Click the poster preview for the full PDF version.
Erez Raz nominated for External Scientific Member of Max-Planck-Institute
In relation to the close and productive scientific cooperation, the senate of the Max-Planck-Society appointed Prof. Dr. Erez Raz as an External Scientific Member of the Max-Planck-Institute for Molecular Biomedicine in Münster. With the acceptance of his nomination, Erez Raz will be Scientific Member of the Max-Planck-Society. In 2007 Erez Raz became the director of the Institute of Cell Biology at the Center for Molecular Biology of Inflammation (ZMBE) at the Medical Faculty of the WWU. External Scientific Members are internationally successful top scientists, nominated following a thorough external evaluation upon request of a Max-Planck Institute. Currently, in the field of life sciences, 37 External Scientific Members were nominated. Prof. Dr. Ralf H. Adams, The Managing Director of the Max-Planck-Institute for Biomedicine: "Erez Raz is the first and only nominated Member of our Institute. Our intention is to bring Erez Raz closer to our Institute and link him further to the scientific environment in Münster."
Prof. Erez Raz from the Institute for Cell Biology was elected as a member of the European Molecular Biology Organization (EMBO). EMBO members are elected on the basis of their excellence in research and currently, approximately 1400 leading molecular life scientists in Europe were awarded with this title. EMBO members help shaping the future direction of the organization including investigation programs, grant applications, courses, workshops and meetings.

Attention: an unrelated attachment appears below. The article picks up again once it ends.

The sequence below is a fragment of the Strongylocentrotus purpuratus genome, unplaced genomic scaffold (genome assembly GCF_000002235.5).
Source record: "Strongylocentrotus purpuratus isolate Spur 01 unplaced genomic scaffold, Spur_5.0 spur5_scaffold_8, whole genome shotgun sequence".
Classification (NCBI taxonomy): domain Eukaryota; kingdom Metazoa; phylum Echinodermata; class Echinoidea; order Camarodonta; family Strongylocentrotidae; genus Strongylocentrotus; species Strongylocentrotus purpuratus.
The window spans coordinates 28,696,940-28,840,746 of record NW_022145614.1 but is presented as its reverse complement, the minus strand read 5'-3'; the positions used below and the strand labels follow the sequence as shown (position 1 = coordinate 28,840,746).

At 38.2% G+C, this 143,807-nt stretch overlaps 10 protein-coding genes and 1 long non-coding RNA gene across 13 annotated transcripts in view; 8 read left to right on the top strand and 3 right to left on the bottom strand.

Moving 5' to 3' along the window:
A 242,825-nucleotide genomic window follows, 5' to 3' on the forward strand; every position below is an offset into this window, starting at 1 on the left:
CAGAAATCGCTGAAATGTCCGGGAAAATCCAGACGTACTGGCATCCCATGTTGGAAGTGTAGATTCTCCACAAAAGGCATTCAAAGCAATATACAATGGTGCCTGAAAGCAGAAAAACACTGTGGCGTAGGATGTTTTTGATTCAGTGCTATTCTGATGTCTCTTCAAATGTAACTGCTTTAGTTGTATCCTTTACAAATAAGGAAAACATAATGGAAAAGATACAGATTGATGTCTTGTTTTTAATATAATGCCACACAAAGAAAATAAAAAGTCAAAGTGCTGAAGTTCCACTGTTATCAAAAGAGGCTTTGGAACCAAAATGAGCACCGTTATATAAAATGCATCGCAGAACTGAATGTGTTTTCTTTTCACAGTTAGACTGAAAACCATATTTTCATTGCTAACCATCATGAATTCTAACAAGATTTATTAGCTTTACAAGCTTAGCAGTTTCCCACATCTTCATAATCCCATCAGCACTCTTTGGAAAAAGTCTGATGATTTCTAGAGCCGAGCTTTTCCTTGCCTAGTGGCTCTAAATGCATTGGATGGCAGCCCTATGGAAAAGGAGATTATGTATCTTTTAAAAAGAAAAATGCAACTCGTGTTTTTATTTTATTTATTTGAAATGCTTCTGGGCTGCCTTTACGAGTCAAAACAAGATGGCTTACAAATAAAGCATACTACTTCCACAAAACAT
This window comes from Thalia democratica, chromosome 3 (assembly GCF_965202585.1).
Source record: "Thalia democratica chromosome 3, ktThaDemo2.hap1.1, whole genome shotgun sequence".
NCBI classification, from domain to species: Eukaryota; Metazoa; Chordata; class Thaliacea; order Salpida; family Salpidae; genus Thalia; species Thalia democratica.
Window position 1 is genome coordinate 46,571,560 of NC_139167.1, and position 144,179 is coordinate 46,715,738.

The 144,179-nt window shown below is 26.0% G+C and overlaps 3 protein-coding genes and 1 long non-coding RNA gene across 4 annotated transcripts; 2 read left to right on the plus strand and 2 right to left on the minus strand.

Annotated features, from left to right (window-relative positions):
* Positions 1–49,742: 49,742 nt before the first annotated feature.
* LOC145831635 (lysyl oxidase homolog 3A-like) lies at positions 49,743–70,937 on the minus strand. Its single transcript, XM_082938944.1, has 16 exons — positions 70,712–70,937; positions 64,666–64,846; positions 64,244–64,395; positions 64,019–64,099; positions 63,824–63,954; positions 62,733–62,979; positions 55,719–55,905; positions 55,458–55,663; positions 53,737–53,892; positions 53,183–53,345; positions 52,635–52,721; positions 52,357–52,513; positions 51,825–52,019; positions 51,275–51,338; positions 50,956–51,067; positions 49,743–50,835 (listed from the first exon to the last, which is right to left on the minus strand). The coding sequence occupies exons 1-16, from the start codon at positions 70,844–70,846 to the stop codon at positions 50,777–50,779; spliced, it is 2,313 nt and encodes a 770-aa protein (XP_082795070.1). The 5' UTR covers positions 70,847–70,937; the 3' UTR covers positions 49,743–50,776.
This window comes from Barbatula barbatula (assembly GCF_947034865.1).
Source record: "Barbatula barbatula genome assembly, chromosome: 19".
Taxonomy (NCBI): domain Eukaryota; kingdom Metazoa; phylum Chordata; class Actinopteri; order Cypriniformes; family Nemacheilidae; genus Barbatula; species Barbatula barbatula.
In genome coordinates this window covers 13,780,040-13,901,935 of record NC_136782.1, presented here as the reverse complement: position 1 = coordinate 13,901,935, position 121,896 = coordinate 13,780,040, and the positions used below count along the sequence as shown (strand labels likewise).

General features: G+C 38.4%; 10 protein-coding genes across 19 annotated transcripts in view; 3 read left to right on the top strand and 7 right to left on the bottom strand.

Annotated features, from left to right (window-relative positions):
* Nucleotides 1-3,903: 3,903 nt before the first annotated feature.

Prof. Erez Raz from the Institute for Cell Biology was awarded Human Frontiers Science Program (HFSP) Research Grant as part of an international team including Prof. Pierre Sens (Dept. of Biological Physics, CNRS, Paris, France), Prof. Helim ARANDA-ESPINOZA (Dept. of Bioengineering, University of Maryland, USA) and Prof. Michael Sixt (Dept. of Cell Biology and Immunology, Institute of Science and Technology, Austria).
Research grants are awarded to teams of scientists from different countries that combine their expertise in innovative approaches to questions that could not be answered by individual laboratories.
The funded project “Cell migration in complex environments: from in vivo experiments to theoretical models “ is aimed at understanding the migration of zebrafish and mouse cells in complex environments. The study involves establishment of novel methods for measurements of forces and visualizing dynamic changes in the organization of relevant molecules and structures within the cell. The results will shed light on the mechanisms facilitating migration of cells in normal life (e.g. in wound healing, fighting infections) and in disease conditions (e.g. tumor metastasis).
A paper from the Raz group describing the mechanisms of protrusion-formation in migrating germ cells was chosen as a "PaperPick" in Developmental Cell.
Click here to open the corresponding webpage.
Click below (bottom left in the movie window) to play the movie summarizing the results presented in this paper.
Prof. Erez Raz from the Institute for Cell Biology was awarded an ERC Advanced Investigator Grant. In this scheme, about 2 million euros were awarded for studying the molecular and cellular mechanisms facilitating single cell migration in the context of the live organism. For more details (in German) click here.